A summary of the statistics for the error distribution of the three DSMs compared to airborne laser data by land cover type is provided in Tables 7–9. For artificial areas, the ADS80 DSM best represents the reference surface heights. The WorldView-2 GCP-enhanced RPCs DSM, however, shows on the one hand the smallest median error for the herb and grass vegetation, but has on the other hand a bigger NMAD than the ADS80 model. For forested areas the WorldView-2 GCP-enhanced RPCs DSM and the ADS80 DSM both show similar median errors but with different algebraic signs. The NMAD of the two models is for forested areas of the same order. The improvement of the WorldView-2 DSM with the bias-corrected RPCs is reflected in the vertical accuracy measures. Both WorldView-2 models have a tendency to underestimate actual surface height on average, whereas the ADS80 DSM is in two cases slightly overestimating the reference heights.
4.1. WorldView-2 Image Orientation Based on RPCs
The orientation of the satellite imagery produced by the delivered RPCs could be refined with 10 ground control points (Table 3). In a study by Gianinetto  based on Cartosat-1 images, the best results of the refinement of image orientation was achieved using at least nine regularly distributed GCPs. The fact that there are discrepancies between the RPCs derived coordinates and the true ones has already been pointed out in other studies, for example by Baltsavias et al.  using stereo IKONOS data, and by Noguchi et al.  based on stereo QuickBird images. The orientation of satellite images will only be as accurate as the RPCs, and there is no practical way to improve upon the sensor orientation via purely analytical means. However, with a modest requirement for ground control, bias-corrected RPCs can be obtained, which in the case of IKONOS and QuickBird imagery imply a sub-metre geopositioning skill . Thus, an important question to answer before the calculation of a digital surface model is how accurate the data have to be given certain scientific objectives. The results of our study indicate that without any ground truth data, DSMs based on WorldView-2 stereo images can achieve vertical accuracies with a median error lower than 5.5 m independent of the target land cover type. This accuracy may be good enough for small-scale applications over large areas or where limitations in the accessibility of remote areas make the collection of ground truth data impossible.
4.2. Improvement of WorldView-2 DSM with GCP-Enhanced RPCs
Of the three reference data sets, the WorldView-2 DSM with GCP-enhanced RPCs achieved much better vertical accuracies than the WorldView-2 DSM where solely the RPCs were used for image orientation. This resulted in an improvement of the median vertical accuracy of 3.5 m for different land cover types based on the stereo-measurement data set. The importance of bias correction of the RPCs defining the image orientation before DSM calculations was already mentioned by Baltsavias et al. . Our study showed that without a correction of the image orientation, the bias in orientation will propagate to a bias in modelled surface height.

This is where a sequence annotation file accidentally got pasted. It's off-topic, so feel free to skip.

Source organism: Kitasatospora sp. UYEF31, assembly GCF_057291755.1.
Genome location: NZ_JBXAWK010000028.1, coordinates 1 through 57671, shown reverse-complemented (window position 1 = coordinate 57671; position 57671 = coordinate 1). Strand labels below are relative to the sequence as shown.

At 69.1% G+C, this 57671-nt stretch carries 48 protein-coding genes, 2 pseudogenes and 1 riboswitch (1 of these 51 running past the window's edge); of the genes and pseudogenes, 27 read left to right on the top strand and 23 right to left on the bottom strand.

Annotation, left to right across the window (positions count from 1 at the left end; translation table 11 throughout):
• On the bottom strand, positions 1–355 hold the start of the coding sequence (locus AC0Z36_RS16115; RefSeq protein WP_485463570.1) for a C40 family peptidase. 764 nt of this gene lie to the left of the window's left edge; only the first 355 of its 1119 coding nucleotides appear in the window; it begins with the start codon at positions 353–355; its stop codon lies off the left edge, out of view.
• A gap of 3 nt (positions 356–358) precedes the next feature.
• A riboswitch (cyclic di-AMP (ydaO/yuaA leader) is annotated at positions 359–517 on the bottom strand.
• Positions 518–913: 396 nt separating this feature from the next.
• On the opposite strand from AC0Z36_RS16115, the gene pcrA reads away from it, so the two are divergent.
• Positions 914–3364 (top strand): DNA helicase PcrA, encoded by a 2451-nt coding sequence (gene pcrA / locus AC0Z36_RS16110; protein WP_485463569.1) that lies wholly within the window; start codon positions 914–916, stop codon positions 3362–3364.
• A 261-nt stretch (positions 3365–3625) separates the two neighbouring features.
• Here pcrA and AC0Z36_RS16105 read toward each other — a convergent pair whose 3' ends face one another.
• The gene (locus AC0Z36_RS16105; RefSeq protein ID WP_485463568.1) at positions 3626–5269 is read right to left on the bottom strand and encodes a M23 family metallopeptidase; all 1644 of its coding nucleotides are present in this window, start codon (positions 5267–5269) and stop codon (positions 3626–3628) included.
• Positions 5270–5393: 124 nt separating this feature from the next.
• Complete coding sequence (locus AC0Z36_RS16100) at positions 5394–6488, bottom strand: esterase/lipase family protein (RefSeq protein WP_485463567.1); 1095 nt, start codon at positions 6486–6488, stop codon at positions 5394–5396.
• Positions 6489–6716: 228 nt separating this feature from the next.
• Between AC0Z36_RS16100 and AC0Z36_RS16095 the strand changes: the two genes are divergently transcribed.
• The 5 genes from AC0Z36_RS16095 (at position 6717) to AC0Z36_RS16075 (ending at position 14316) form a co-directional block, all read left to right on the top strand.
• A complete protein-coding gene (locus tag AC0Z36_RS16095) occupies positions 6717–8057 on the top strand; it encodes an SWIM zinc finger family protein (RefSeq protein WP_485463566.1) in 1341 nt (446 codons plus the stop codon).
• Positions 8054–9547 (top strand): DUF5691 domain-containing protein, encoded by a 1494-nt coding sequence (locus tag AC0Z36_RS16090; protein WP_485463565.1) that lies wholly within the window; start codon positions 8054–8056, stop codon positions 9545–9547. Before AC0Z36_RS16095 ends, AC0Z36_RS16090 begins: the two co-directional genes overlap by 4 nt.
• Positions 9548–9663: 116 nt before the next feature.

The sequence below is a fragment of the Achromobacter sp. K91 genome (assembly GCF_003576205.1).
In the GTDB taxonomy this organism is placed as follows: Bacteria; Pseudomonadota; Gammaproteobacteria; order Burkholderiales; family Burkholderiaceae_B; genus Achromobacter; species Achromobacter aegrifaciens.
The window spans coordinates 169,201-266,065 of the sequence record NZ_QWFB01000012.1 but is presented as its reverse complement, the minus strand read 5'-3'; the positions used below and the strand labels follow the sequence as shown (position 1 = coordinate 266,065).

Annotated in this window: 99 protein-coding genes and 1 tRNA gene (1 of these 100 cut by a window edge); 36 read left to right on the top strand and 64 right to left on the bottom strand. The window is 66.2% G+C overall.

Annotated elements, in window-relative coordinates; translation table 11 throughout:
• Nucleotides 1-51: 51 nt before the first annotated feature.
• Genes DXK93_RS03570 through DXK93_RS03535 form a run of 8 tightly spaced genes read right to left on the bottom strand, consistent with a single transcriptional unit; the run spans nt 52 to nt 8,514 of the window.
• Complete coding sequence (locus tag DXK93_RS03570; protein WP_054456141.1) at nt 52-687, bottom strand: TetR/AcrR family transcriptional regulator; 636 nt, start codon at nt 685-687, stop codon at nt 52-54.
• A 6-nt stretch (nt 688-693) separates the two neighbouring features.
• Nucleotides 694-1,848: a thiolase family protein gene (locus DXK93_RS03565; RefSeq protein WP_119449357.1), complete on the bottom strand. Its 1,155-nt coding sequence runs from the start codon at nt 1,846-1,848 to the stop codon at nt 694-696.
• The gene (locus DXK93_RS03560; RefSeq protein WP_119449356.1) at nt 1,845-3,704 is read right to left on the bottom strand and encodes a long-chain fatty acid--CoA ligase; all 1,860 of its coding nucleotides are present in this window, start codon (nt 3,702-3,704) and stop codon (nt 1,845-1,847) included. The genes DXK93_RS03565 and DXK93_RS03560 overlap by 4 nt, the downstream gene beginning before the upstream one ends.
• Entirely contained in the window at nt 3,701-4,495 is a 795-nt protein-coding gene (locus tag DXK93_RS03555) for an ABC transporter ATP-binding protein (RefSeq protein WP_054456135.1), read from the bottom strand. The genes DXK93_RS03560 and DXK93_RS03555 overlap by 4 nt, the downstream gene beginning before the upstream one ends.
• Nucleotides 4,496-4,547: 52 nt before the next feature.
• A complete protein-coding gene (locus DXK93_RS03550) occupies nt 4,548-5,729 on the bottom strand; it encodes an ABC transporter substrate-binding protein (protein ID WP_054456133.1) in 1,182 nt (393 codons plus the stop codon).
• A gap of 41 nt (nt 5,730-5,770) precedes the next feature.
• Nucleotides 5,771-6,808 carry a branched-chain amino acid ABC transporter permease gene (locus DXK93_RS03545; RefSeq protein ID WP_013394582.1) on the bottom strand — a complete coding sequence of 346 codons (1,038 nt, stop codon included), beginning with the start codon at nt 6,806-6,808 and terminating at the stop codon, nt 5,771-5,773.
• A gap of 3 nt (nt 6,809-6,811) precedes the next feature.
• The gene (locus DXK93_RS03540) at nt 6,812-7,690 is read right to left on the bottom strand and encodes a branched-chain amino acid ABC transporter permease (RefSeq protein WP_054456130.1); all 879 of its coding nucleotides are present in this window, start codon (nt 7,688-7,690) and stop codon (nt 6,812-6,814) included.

4.3. Vertical Accuracies in Flat Terrain
The ADS80 DSM emerged in this study as the most accurate model for surface heights in flat terrain. It showed a median error of 8 cm and an NMAD of 21 cm, which can be regarded as very low (Table 3). There are no studies based on ADS80 stereo images with which these values could be compared. Haala et al.  worked with ADS40 SH52 stereo images, which are comparable with the ADS80 images used in this study. Their generated DSM was compared with ground reference points situated on paved areas such as small roads or parking lots. They used NGATE of SocetSet for their DSM generation, as we did in this study. After gross error elimination (±3*RMS), they achieved very high accuracies with mean errors of −1.1 cm based on images with a GSD of 8 cm, and of 1.9 cm based on images with a GSD of 20 cm. The ADS80 images used in our study have a GSD of 25 cm, and the resulting vertical errors are only slightly larger than those reported by Haala et al. . Waser et al.  generated a DSM based on CIR aerial images RC 30 and compared it to ALS data. The observed z-differences were 80 cm, but it has to be taken into account that their ALS data were acquired under leafless conditions, in contrast to our images taken in summer. It is not clear in the study of Waser et al. whether the ALS data or the RC 30 data are more accurate.